If you were a young girl growing up in the ’90s, you pretty much had no choice but to love the Spice Girls. They were absolutely EVERYWHERE. If it weren’t for them, I certainly would have had a much harder time making friends on the playground.
 
I owned the CDs, saw Spice World in theaters, and had school supplies with their faces on them. My only regret is never having seen them in concert. 
 
But as an adult fan looking back on the Spice Girls’ legacy, I think about what I learned from them. For one, they taught me how to be a good friend because your girls always come first. But secondly, they were the first to teach me about brand purpose… I just didn’t know it yet.
 

What is a Brand Purpose?

It goes back to what Simon Sinek says in his popular TED Talk and best selling book, Start With Why.  
 
Your brand purpose should directly answer “Why does this brand exist?”
 
Sometimes, brands go wrong when drafting their purpose and they make it about them. They think it’s about selling lots of products, boosting their bottom line, or filling the pockets of their C-suite executives. But a brand purpose is never selfish.
 
It’s not about the things you sell, but about what those things can do for people or the planet. It’s how your brand can make the world a better place. 
 
 

 

Here are some examples of brand purpose: 

  • Crayola: to unleash the originality in every child
  • Southwest: to connect people to what’s important in their lives
  • Dove: to help women everywhere develop a positive relationship with the way they look
  • Nike: to bring innovation and inspiration to every athlete in the world
  • Google: to organize the world’s information and make it universally accessible and useful
 
You’ll notice a pattern here. When writing a brand purpose, it should always have a powerful verb, because it’s what you do for others. There is an action. In the examples above, we saw verbs like unleash, connect, and help. Simply following this format will strengthen your own brand purpose. 
 

 ‘Girl Power’ as a Brand Purpose

In their quest for fame and superstardom, the Spice Girls knew they wanted their music and careers to be meaningful. They didn’t approach their work with the goal to sell millions of albums or concert tickets. That may have been part of what they wanted to do, but it wasn’t their WHY. 
 
Instead, the Spice Girls existed to unify young girls and inspire them with the confidence to do anything. It all started with their well-known mantra, ‘Girl Power’.
 
 
Its meaning may seem implied, but when asked about ‘Girl Power’ in 1997, Scary Spice said:
 
“It’s about spreading a positive vibe, kicking it for the girls… It’s not about picking up guys. We don’t need men to control our life. We control our lives anyway.”
 
This purpose was consistent in everything they did, including the lyrics to their songs, like Wannabe. Also, in the Spice Girls movie, Ginger Spice scares off a suitor by mentioning the word feminism.
 
The ethos of ‘Girl Power’ clearly resonated with the Spice Girls’ millions of fans. They sold over 100 million records and topped every major albums chart around the world. It gave their music and work a deeper meaning, which created a deeper connection with their fans.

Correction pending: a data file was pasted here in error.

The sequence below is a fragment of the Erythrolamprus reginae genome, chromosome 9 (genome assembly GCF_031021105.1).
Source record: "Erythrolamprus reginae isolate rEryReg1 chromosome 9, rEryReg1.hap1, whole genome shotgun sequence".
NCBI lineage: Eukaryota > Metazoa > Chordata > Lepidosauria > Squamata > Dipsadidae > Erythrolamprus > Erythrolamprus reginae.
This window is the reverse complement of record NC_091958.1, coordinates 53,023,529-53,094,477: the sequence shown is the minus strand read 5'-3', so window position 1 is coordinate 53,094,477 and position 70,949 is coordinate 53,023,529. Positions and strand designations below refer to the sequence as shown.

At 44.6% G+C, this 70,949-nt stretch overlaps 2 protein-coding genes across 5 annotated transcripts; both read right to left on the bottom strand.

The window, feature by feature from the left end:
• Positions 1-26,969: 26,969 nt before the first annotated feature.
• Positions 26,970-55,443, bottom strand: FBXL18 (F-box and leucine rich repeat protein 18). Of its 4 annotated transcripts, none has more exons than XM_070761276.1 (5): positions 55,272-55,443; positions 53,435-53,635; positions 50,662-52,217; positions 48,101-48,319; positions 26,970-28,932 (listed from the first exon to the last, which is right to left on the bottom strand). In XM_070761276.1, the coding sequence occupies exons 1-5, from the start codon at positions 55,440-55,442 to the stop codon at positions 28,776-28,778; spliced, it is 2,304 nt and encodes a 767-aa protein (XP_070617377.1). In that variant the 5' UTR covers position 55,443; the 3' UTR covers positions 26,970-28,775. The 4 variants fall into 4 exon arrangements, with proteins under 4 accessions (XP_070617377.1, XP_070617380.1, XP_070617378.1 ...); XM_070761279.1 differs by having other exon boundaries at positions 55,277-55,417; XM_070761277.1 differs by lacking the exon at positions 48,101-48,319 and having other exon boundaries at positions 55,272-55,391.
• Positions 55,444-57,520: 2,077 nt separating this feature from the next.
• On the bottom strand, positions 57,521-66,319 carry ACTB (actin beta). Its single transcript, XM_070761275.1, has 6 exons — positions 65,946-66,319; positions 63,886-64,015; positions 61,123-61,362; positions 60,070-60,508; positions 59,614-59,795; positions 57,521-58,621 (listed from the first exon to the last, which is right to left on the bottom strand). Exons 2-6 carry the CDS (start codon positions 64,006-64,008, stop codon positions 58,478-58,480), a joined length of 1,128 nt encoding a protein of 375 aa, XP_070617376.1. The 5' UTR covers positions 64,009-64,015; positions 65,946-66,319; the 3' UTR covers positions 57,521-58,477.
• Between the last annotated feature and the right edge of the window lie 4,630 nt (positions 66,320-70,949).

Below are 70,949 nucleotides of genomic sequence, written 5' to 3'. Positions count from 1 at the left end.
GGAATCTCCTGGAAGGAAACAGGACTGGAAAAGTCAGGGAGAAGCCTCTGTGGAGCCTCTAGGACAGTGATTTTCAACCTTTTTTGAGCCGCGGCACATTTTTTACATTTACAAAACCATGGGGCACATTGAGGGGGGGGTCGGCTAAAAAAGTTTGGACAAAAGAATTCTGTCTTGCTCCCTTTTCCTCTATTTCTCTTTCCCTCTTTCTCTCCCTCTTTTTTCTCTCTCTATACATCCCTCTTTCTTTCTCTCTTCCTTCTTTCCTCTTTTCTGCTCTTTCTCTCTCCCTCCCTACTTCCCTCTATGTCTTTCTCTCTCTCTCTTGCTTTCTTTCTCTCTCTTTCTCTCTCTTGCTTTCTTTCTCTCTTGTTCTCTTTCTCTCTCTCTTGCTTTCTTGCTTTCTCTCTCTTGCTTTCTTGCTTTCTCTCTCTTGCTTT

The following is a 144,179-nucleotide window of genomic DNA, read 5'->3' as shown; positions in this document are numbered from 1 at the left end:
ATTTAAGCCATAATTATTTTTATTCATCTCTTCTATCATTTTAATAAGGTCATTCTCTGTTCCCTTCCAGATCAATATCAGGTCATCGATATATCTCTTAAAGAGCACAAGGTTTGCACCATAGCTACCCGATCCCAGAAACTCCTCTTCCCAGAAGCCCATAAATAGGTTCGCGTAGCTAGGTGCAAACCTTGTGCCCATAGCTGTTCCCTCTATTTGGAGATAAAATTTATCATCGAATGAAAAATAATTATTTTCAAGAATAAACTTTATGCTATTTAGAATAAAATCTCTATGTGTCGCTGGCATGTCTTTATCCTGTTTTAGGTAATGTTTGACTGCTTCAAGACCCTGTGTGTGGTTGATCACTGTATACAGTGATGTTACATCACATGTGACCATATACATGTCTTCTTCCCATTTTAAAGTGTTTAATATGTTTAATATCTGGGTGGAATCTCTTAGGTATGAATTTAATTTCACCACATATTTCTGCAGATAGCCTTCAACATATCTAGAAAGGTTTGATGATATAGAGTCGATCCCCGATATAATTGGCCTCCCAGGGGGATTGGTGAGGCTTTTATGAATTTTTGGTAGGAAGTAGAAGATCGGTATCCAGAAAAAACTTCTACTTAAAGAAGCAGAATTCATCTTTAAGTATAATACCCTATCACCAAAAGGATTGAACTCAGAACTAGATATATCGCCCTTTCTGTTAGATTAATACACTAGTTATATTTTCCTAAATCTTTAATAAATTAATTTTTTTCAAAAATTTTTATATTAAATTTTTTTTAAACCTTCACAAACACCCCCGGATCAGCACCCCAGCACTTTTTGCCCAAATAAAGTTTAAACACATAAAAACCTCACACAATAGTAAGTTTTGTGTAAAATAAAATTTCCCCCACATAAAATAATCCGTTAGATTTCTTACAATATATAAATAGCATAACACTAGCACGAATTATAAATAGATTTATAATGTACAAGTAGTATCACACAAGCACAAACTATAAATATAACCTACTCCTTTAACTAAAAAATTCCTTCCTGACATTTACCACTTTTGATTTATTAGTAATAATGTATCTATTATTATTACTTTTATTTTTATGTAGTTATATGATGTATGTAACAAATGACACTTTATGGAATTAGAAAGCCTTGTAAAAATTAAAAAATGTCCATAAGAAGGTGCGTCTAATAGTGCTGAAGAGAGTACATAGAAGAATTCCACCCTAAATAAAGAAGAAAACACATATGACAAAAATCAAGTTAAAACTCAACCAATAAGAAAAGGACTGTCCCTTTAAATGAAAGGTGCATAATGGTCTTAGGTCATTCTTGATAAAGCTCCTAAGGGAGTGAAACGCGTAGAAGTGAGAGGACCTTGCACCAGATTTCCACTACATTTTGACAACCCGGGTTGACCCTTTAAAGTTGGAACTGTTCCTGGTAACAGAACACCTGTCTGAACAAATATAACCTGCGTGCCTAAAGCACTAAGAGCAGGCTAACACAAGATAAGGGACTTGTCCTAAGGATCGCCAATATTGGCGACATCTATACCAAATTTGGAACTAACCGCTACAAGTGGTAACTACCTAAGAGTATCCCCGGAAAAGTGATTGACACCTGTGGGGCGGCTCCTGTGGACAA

Not to mention, the Spice Girls embraced individuality, with each member having their own style and unique personality. This gave their young fans someone to look up to and identify with as they established their own social circles. For what it’s worth, I always loved Ginger Spice.
 
Their strong brand purpose led to even more Spice mania, with the group being named ‘the most merchandised band in history,’ according to Wikipedia. The article went on to cite a quote from John Mckie of BBC stating that while other stars had used brand endorsements in the past, “the Spice brand was the first to propel the success of the band”.  
 
The Guardian‘s Sylvia Patterson also wrote of what she called the Spice Girls’ true legacy: “[T]hey were the original pioneers of the band as brand, of pop as a ruthless marketing ruse, of the merchandising and sponsorship deals that have dominated commercial pop ever since.”
 
Fun fact: The Spice Girls dolls are the best-selling celebrity dolls of all time. 
 
spice girls dolls in boxes
 

‘Girl Power’ – From Lyrics to Copywriting

If it weren’t for an ad for an “all female pop act” published on March 4, 1994 in the British newspaper, The Stage, we may not have the Spice Girls. The want-ad called for women ages 18 to 23 with the ability to sing and dance. Over 600 girls responded, 400 auditioned, and only five were selected. 
 
And then, the Spice Girls’ very own feminist movement began. They started living out their purpose. 
 
Although your brand may not have lyrics like the Spice Girls do, you still create messaging. You don’t sing to your audience, but you communicate. You are empowered to share a brand purpose.   
 
The takeaway: make sure your message is rooted in something more meaningful than your brand itself.